The Zoo Story is Edward Albee’s first play. It was written in 1958 and is still regularly produced. The play tells the story of two men who meet on a bench in New York City’s Central Park. Peter is a businessman with a family and nice home, and Jerry is a drifter who is desperate for a meaningful conversation. Through a series of provocations, Jerry gets Peter talking about life and its value and manages to shake Peter out of his complacency with a surprise twist ending.
We hope that you’ll join us the evening of May 19th at the Palmerston Library Theatre to see the fruits of all our hard work! Please be in touch with the school for details about tickets.
We wrapped up February with a school trip to Mount St. Louis Moonstone, a ski resort just North of Barrie. Many of our students are accomplished skiers, but even novices were confidently completing runs by the time we left the slopes. While athletics are not a major focus at Abelard, we do value and applaud students’ sporting efforts. Health Canada recommends that high school students get 60 minutes of daily physical activity, but reports that only one in eight actually get the exercise they need (Picard).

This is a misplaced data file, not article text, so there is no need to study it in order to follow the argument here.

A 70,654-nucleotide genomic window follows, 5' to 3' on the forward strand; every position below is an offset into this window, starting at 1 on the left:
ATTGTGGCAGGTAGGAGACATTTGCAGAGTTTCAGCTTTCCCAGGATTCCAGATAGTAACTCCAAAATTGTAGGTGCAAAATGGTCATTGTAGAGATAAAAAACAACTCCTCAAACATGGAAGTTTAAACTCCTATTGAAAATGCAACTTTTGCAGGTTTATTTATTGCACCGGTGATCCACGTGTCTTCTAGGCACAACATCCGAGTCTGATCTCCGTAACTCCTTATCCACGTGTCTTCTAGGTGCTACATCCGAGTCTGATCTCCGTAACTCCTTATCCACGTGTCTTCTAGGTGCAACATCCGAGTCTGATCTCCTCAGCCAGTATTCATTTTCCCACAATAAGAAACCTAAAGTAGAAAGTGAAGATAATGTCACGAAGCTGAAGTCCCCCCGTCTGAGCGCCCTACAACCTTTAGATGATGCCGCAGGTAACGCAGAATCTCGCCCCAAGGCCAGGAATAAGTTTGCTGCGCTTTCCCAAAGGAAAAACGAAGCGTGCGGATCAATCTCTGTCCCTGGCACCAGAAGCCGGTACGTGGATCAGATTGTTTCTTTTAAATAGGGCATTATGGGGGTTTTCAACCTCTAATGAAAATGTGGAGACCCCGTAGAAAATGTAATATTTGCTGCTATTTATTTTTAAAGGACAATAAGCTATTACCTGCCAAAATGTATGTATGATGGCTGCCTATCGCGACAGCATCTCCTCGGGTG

We recently sat down with some of the school’s more ambitious athletes to get a sense of why they dedicate so much of their ‘down’ time to exercise, and how they balance the rigours of an Abelard education with hours of extra-curricular training. Lavan Balendran is an avid runner and keen swimmer, while Carmina Cornacchia is a competitive swimmer who is up and training most mornings before many of her classmates are even awake. Elias Zaarour, now in his last year at Abelard, has recently transitioned from being a nationally-ranked speed skater to a crossfit athlete. Emma Adamson-DeLuca and Milena Loginova are both avid ballet dancers who train several evenings a week and most Saturdays. Roberta Vakruchev pursues several sports, and Jackson Levine is into competitive Olympic weight lifting.
When asked why they do what they do, the overwhelming consensus was that time spent exercising helped relieve stress and achieve a sense of personal balance. Carmina, Lavan, and Roberta, in particular, reported feeling focused and in-the-moment when pursuing their sport of choice; while training, their everyday worries were put aside because the physical activity demanded their full attention. Our athletes also reflected on the sense of accomplishment they feel when they achieve a goal, whether that ambition is beating a personal best or getting through the next class or training session. Milena noted that even though she only started dancing a few years ago, every newly acquired skill pushes her to keep going. Although it might seem counterintuitive, our athletes all also agreed that the time they dedicated to training ultimately helped their academic performance. Emma explained that with a limited number of hours to accomplish school work, she is less inclined to procrastinate and so is readily able to complete her assignments. Elias and Jackson spoke at length about how competitive sport taught them how to set goals and how to productively deal with failure.